The new job I wrote about last month has kind of gone by the wayside. Division has decided that it didn’t want to release anyone to go perform duties there. You can imagine how displeased with this turn of events I was. I honestly needed that job, simply based on the freedom of movement and ability to spend more time with my children. Today I plan on asking for an exception to policy on this decision. Otherwise, I need to decide whether or not staying in the Army is really what is best for my children. Yeah, I’m back to that old dilemma, which I had thought I had solved some time ago. Now, with changing circumstances, I am back to deciding whether or not I charlie mike or I ask for a hardship discharge. I don’t want to just let go of my decade long career, but it seems to be contrary to what is best for Rose and Dave. Hmm, I don’t know, I’m not sure at this point. I need someone who understands how the Army operates to be my sounding board and give me advice on where to go next. I have people I can talk to, of course, but most of them are civilians with no military experience and I really don’t feel like extending the conversation by having to backtrack just to explain Army procedures and such.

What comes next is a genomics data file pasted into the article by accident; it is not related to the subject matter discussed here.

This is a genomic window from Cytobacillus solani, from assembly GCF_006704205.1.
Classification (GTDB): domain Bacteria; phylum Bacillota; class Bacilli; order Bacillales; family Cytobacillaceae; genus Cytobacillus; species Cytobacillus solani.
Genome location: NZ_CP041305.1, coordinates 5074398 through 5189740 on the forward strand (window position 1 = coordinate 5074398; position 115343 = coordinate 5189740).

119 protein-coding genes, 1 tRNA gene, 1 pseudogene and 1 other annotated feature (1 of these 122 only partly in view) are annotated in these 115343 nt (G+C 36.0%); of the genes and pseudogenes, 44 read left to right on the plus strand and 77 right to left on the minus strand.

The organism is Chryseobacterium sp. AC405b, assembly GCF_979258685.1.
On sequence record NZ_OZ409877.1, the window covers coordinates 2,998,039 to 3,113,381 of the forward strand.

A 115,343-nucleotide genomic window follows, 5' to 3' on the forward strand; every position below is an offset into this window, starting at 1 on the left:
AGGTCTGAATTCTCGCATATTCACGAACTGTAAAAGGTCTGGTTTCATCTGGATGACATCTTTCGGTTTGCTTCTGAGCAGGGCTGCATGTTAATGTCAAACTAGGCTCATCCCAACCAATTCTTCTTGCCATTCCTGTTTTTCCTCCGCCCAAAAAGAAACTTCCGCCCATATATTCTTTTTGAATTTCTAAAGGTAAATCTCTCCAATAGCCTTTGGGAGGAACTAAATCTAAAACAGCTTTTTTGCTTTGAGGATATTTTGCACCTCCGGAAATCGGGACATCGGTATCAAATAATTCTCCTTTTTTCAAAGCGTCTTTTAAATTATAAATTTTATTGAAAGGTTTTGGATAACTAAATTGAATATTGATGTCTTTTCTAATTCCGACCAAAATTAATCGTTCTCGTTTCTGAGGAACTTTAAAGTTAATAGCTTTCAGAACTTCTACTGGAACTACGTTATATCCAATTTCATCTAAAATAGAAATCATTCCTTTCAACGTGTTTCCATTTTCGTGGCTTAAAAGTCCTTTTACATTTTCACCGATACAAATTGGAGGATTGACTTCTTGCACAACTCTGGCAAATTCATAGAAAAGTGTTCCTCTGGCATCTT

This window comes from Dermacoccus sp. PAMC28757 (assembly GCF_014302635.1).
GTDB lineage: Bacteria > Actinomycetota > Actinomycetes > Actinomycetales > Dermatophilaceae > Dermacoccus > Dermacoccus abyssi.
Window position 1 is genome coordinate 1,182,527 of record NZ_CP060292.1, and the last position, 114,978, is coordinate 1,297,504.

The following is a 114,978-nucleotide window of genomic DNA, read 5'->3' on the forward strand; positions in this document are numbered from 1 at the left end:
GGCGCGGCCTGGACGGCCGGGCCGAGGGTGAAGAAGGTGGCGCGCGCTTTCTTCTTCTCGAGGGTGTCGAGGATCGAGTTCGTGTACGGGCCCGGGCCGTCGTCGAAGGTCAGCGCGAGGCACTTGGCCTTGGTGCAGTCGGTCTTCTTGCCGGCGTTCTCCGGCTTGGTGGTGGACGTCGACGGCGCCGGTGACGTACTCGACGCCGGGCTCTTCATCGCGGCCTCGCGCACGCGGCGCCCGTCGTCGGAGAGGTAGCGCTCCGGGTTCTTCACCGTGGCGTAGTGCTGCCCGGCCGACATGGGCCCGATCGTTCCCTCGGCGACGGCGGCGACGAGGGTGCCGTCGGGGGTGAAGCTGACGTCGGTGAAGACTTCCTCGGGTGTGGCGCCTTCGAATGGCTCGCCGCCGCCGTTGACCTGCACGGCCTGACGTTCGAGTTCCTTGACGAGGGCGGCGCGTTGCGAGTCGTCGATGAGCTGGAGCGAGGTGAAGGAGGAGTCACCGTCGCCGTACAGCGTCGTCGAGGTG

“Maybe it’s not always about trying to fix something broken. Maybe it’s about starting over and creating something better.”


One response

  1. I’m sorry for your troubles. We had the same troubles when we PCS’d from California to Virginia and then to Kentucky. It was useless the way each school kept cutting more and more from her IEP until she didn’t have one left. Now I’m starting all over again, trying to get her an IEP, a 504, something. Duty called, so it’s just me trying to navigate all this. Just know, you are a wonderful father. Trust yourself, and do what’s best for you and those babies. Good luck and give ’em hell!

    September 13, 2012 at 21:59